Check up: COVID-19 is back in fashion
Health & Biotech
Health & Biotech
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Here’s our fortnightly wrap of all the news driving ASX health stocks.
Of the ASX’s 132-odd small cap health stocks and of those which were trading on Wednesday, 64 were in positive territory over the last fortnight, 11 were flat and 67 saw their share prices fall.
Immuron (ASX:IMC) is raising $US20m on the back of news that one of its drug candidates might help with COVID-19 symptoms.
While it’s better known for its travellers’ diarrhoea pills, a petri dish assessment of IMM-124E demonstrated neutralising activity against the virus, meaning it was able to inhibit replication.
Immuron’s theory is that diarrhoea is a common symptom in another coronavirus, bovine coronavirus, and it’s becoming an increasingly common COVID-19 symptom.
The US Centre for Disease Control and Prevention recently included it on its list of symptoms, while the inner-gut lining expresses high amounts of an enzyme which COVID-19 uses to gain entry into cells.
Medibio (ASX:MEB), which has a corporate well-being product ilumen, which screens people for symptoms of depression, anxiety, and stress, was up for no discernible reason.
As pointed out by Stockhead however, it submitted an application for FDA approval at the end of April for its sleep staging software MEBsleep, a system that uses artificial intelligence and “neural network methodology” to identify changes in the five stages of sleep necessary to diagnose sleep disorders.
It expects that process to take about four months, meaning a decision should come around the end of August, all things going well.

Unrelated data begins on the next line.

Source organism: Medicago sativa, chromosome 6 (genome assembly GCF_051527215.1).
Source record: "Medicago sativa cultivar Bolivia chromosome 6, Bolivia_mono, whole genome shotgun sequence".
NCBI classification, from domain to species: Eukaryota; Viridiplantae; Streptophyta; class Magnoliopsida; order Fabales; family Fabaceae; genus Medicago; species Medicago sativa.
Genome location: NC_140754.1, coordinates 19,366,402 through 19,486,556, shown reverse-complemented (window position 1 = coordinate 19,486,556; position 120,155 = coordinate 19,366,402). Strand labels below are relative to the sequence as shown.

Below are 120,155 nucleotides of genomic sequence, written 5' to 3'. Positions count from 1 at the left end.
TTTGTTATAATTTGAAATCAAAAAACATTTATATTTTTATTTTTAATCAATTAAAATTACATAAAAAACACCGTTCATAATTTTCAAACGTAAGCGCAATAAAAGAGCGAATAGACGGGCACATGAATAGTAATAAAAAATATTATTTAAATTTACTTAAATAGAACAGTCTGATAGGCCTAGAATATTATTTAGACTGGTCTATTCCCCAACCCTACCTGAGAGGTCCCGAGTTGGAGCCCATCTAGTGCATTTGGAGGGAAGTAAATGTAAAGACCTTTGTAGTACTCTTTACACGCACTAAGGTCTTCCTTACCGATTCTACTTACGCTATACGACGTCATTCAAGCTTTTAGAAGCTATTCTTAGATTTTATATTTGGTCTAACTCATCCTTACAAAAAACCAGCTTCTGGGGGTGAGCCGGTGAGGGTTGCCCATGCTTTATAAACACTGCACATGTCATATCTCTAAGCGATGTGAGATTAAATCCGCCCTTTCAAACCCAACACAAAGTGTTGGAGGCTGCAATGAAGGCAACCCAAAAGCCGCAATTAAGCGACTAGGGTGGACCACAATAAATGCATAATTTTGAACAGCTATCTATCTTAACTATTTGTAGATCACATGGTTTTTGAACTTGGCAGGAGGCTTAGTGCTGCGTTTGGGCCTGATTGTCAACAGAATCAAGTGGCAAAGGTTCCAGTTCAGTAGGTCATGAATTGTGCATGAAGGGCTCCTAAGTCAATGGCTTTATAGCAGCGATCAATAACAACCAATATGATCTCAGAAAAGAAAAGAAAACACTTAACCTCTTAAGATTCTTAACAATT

Sperm separator Memphasys (ASX:MEM) is moving into the commercialisation (read: money making) phase and rewarded its executives with vested performance options.
The milestone reached to allow the vesting was passing all legal and regulatory hurdles for distribution into Canada.
Commercial sales are expected to start once the company has completed verification and validation tests on the final manufactured product, around the December quarter this year — bang on when the company has guided that sales will start.
One of the compounds is among only few qualified treatments for sepsis or blood poisoning that also has a great capability against a broad range of superbugs, and is one of the first new anti-infectives to be developed in the last 30 years.
Recce’s youthful boss James Graham, 30, famously put his $100,000 house deposit into the drug company early last year.
And controversial cancer hopeful Noxopharm (ASX:NOX) says pre-clinical data from two research groups confirms that idronoxil, the active ingredient in its main drug candidate Veyonda helps restore immune function within ‘COLD’ micro-tumours by converting them to ‘HOT’.
A COLD tumour is one that contains few infiltrating T cells and are not recognised and do not provoke a strong response by the immune system, making them difficult to treat with current immunotherapies.